MSRP: $69.98
RUNNING TIME: 18 Hours, 32 Minutes + Extras

  • Clubhouse celebration
  • 2005
    World Series trophy and MVP presentation
  • Parade
    footage and player speeches
  • Rare
    interviews with Ozzie Guillen, Paul Konerko, Jermaine Dye, Scott Podsednik,
    A.J. Pierszynski, Mark Buehrle, Aaron Rowand, Don Cooper, and Kenny Williams
  • Special
    game footage, including the White Sox clinching the American League Central

The Pitch

players. One team. One goal. No Frank Thomas.

The Humans

Guillen, Jermaine Dye, Paul Konerko, Joe Crede, Scott Podsednik, Freddy Garcia,
Jose Contreras, Bobby Jenks, Tadahito Iguchi, A.J. Pierszynski, The Detroit
Tigers, The Boston Red Sox, The Los Angeles Angels of Anaheim County, The
Houston Astros, Craig Biggio’s filthy helmet

The Nutshell

into 2005, it had been 87 years since the Chicago White Sox had last been
crowned World Champions. Thanks to the
Boston Red Sox’s victory in ’04, only the Chicago Cubs (who are destined to
never win the title again, despite their recent nutty spending) stand alone as
having the longest championship drought in baseball history. For most of 2005, the White Sox were the
perfect example of a TEAM. Though not blessed with the games’ greatest
sluggers or pitching aces, they managed to play the “small ball” game to near
perfection that year. Their lineup
featured only one player with 100 RBI (Paul Konerko), and they didn’t have a 20
game winner in their rotation nor dominate closer until very late in the year. Still, they managed to scratch and claw their
way to their first title since The Great War was raging in 1917.

The Lowdown

though this set is a little older than the one Nick reviewed the other day, it
is still great viewing if you’re a baseball fan – particularly a White Sox fan
whose euphoria at experiencing a World Series victory was quickly crapped upon
by the team missing the playoffs entirely in ’06!

But as the saying goes, that was all “back in
the day”, and thanks to this A&E collection you can now travel back in time
to when the White Sox were the best in the game and had players named A.J. and
Tadahito, instead of Shoeless, Hap and Buck.

were several things from the 2005 postseason that I had either completely
forgotten about (such as a drunk fan interfering with a would-be triple during
the American League Championship Series against the Angels, nearly costing his
team a run and creating excellent drama on the diamond), and crap I wish I could have forgotten about (such
as the announcers explaining how Chris Burke and Mike Lamb combined to destroy
the Atlanta Braves during the NLDS).

set begins with Game 3 of the American League Division Series against the
then-reigning World Champions Boson Red Sox, all 9 innings here for your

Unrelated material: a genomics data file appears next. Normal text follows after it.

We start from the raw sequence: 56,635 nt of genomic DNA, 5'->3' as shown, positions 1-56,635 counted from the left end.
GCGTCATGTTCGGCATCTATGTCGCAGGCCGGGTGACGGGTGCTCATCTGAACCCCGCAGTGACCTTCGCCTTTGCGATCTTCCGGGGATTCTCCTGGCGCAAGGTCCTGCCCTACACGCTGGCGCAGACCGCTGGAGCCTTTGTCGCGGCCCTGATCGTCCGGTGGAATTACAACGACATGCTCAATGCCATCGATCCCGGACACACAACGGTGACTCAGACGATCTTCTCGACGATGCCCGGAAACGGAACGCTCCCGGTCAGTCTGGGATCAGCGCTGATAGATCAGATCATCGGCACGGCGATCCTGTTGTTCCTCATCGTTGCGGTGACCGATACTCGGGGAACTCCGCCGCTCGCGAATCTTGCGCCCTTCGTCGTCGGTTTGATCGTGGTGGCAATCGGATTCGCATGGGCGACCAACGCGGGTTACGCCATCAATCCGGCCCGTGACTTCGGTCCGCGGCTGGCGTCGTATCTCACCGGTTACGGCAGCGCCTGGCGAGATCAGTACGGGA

enjoyment. However, it’s a bittersweet
game for Boston
fans, though while their team was ousted from the playoffs it does feature the
final at-bat of Johnny Damon in a Red Sox uniform, complete with shaggy hair
and beard! Damon would bolt for the
hated rival New York Yankees the following year. In fact, looking at this game two years
later, I found myself thinking more about how the two teams went about
constructing their respective rosters in order to defend their titles, than
watching the action itself.

example, after silencing their own 86 year championship drought in 2004, the
Red Sox made significant roster changes to improve their teams’ chances at
repeating, notably at third base and shortstop.
While they made it into the playoffs in 2005, they were swept in three
games by the White Sox and missed the playoffs altogether in 2006!

it came time for the White Sox to construct their own championship defending
roster for 2006, they mainly stood pat, the only notable addition being a
slugging DH (Jim Thome). Chicago didn’t even make
it to the playoffs to defend their title last year, so the two contrasting
style, for me at least, were on display and it was something I had never really
thought about before watching this set.
It’s little things like that which help show how effective not just
these DVD sets are, but how great and diverse the game of baseball itself is.

this game is the ESPN broadcast version, so you get to hear Chris Berman ramble
on, and the more he talks the more it becomes apparent he doesn’t really have
any idea what he’s talking about when it comes to baseball. He’s great for football telecasts, LOUSY for

two features Game 5 of the American League Championship Series against the Los
Angeles Angels of Anaheim County. Easily
the worst team name in baseball, considering they have no business using the
‘Los Angeles’ label, they nevertheless played the White Sox better than any
other team in this postseason. True,
they won only one game, but that’s one game better than Boston and Houston combined to achieve. This is the first game presented by FOX
Sports, so be prepared for every single screen graphic to be accompanied by the